‘Keep Your Chin Up’ at Work
- Reduced distress
- Reduced burnout
- Greater affective commitment
- Greater job satisfaction
Optimistic ThinkingOptimistic people tend to demonstrate a thinking process that attributes their successes and achievements to their own personal, consistent behavior. They also attribute set-backs or failures to transient causes that can be changed in the future. Pessimists, on the other hand, tend to think that good outcomes in their life are random events that are out of their control, while bad outcomes are the result of an inherent personal defect. How people attribute cause to successes and failures is important for a variety of mental and emotional reasons, but it is also significant for how people approach challenges: those who believe they have the power to “make good things happen” are more likely to put in greater effort to accomplish their goals. Optimism exists at both a trait level and a state level. Traits are personality-related, as they are generally stable over time and influence thoughts, feelings, and behavior across a variety of situations. States are generally short-term and often influenced by context. Thus trait optimists tend to frequently look for the positives in things and do so in many different domains of their lives. People who experience state optimism look on the bright side in more specific and short-term situations, for instance with personal relationships or with their jobs. Thus, people who are generally optimists can at times be pessimistic, and vice-versa.
Optimism and Work OutcomesOptimism, state and trait, has been linked to experiencing less negative outcomes, such as symptoms of psychological distress and burnout. Burnout includes feelings of emotional exhaustion, emotional/personal detachment, and loss of confidence in one’s abilities. Beyond an association with a reduction in troublesome outcomes, optimism has been demonstrated to predict greater affective commitment to one’s organization. Thus, more optimistic people may want to remain with their organizations more than less optimistic people do. Further, more optimistic people tend to enjoy greater job satisfaction. Finally, some evidence indicates that higher optimism is related to increased task performance. A key finding is that state optimism emerges as a consistently significant predictor of these outcomes, while trait optimism does not consistently predict them. These results have been found using techniques designed to isolate the specific contribution of state versus trait optimism. Also, the results for state optimism were found regardless of a person’s predisposition to positive and negative affectivity.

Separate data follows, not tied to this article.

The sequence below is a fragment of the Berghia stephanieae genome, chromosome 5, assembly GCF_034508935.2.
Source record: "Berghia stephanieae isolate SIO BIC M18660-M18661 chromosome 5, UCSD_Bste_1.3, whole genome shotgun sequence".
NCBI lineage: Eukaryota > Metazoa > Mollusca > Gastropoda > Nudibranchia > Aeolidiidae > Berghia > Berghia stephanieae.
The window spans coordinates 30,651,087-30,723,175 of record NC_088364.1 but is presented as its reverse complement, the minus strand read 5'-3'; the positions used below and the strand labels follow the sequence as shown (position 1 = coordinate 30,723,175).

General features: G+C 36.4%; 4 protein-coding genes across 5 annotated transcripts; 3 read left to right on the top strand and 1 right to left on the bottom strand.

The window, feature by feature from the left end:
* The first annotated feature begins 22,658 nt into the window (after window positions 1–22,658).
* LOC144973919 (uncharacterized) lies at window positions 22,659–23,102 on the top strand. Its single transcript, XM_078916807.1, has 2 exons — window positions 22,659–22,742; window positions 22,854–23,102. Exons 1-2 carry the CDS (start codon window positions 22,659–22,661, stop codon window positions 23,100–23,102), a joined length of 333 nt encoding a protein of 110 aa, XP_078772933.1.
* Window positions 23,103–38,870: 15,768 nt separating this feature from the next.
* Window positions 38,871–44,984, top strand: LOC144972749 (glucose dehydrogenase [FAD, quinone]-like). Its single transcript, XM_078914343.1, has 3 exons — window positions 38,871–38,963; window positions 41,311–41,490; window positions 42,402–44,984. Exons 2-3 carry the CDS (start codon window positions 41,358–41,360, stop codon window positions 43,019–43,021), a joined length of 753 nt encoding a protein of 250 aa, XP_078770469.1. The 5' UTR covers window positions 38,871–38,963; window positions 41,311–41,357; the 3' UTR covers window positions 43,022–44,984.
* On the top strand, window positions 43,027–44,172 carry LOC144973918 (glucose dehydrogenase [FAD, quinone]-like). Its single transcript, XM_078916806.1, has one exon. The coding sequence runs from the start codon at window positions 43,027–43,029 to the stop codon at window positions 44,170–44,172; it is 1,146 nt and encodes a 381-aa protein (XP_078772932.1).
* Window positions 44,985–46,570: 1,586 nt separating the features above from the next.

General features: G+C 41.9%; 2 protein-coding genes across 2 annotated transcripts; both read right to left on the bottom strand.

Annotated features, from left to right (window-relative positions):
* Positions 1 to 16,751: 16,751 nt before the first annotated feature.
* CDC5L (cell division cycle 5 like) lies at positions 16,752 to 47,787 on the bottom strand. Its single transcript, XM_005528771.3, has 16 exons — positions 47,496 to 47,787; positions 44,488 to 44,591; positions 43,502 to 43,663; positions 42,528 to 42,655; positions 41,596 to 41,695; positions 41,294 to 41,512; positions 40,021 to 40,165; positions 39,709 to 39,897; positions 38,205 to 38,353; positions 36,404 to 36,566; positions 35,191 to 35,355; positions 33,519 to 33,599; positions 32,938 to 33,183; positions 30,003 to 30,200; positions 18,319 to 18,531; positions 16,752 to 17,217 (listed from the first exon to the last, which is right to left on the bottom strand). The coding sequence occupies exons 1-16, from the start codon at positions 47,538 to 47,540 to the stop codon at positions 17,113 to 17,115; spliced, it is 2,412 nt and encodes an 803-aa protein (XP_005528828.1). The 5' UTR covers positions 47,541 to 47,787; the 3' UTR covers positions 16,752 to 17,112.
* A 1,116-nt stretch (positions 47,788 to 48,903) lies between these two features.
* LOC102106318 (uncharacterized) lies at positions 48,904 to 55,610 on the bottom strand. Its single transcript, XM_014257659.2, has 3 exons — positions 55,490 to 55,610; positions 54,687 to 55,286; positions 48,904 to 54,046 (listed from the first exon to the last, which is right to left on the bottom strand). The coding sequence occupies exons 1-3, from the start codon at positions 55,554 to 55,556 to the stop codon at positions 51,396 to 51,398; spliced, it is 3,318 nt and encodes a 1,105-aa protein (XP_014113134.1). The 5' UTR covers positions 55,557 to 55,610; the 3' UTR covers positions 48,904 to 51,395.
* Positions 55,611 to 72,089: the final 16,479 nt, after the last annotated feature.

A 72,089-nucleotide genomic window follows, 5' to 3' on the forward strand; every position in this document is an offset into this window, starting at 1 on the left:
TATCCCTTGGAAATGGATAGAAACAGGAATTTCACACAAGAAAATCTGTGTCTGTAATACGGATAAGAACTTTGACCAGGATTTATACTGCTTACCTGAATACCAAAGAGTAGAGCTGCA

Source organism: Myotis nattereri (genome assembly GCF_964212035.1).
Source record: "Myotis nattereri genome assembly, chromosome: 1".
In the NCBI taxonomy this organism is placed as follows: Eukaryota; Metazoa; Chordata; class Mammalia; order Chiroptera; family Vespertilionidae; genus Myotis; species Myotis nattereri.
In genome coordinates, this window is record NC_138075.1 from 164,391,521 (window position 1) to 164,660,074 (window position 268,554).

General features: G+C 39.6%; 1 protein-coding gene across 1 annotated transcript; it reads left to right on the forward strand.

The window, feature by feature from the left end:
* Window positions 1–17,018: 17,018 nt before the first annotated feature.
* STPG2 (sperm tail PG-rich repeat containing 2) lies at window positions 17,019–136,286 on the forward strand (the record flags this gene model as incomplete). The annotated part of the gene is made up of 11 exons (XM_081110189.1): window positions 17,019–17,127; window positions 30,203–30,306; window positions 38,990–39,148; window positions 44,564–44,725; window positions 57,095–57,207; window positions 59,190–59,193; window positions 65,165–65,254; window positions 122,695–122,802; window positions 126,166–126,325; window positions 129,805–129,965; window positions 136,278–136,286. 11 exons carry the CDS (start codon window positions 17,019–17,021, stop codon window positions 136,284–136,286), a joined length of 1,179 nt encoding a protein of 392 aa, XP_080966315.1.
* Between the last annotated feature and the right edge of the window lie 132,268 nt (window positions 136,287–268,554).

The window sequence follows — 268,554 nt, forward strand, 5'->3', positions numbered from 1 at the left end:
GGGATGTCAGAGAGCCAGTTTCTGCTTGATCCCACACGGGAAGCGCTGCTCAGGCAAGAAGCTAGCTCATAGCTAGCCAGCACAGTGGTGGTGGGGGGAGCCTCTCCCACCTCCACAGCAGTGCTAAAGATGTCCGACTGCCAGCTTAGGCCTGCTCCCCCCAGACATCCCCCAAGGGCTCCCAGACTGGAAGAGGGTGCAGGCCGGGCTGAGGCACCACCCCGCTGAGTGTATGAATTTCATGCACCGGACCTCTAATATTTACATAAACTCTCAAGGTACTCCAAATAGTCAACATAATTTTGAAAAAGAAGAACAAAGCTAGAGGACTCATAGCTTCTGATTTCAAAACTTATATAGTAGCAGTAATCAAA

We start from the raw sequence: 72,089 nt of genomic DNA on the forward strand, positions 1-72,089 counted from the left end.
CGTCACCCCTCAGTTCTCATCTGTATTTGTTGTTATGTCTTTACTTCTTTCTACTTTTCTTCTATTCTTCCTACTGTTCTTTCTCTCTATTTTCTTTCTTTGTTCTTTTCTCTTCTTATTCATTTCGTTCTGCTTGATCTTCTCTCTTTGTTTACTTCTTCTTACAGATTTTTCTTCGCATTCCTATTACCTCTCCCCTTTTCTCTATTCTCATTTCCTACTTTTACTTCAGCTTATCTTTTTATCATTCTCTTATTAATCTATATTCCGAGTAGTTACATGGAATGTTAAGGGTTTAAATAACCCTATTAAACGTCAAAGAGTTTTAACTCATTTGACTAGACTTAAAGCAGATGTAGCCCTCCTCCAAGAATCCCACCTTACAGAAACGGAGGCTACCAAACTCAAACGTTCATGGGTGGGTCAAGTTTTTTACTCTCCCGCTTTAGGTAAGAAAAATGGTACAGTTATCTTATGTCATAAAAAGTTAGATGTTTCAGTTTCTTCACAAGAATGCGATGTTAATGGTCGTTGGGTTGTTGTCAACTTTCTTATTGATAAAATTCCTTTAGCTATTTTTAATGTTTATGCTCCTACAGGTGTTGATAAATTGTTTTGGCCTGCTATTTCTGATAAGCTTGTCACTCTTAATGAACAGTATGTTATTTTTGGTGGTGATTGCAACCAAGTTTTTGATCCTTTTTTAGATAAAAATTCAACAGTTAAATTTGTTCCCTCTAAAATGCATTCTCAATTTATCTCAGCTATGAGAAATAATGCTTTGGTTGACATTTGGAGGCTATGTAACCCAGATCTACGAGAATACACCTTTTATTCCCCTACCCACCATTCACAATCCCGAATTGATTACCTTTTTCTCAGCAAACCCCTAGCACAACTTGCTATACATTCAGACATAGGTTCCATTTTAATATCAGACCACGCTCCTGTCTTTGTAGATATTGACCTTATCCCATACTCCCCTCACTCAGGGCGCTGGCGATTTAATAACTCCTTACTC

Implications for PracticeBased on these results, we at the DeGarmo Group offer the following advice.
- Because the evidence indicates state optimism is more of a driver of important work outcomes than trait optimism, it may be more important to focus on developing work and organizational contexts that promote optimistic thinking rather than trying to select generally optimistic individuals as employees.
- Strive to incorporate positive thinking and personal efficacy into the work climate and culture.
- Emphasize that employees and managers can achieve success through persistence and that set-backs are temporary and can be overcome. Work to remove barriers to success that result in set-backs, such as poor communication, deficient knowledge and skills, or unproductive organizational strategies.
- Finally, promote hope in the organization by encouraging forward-looking thinking that focuses on building belief in a better, more desirable future.
DeGarmoThis was a summary of the research and practice implications from: Kluemper, D. H., Little, L. M., & DeGroot, T. (2009). State or trait: Effects of state optimism on job-related outcomes. Journal of Organizational Behavior, 30, 209-231.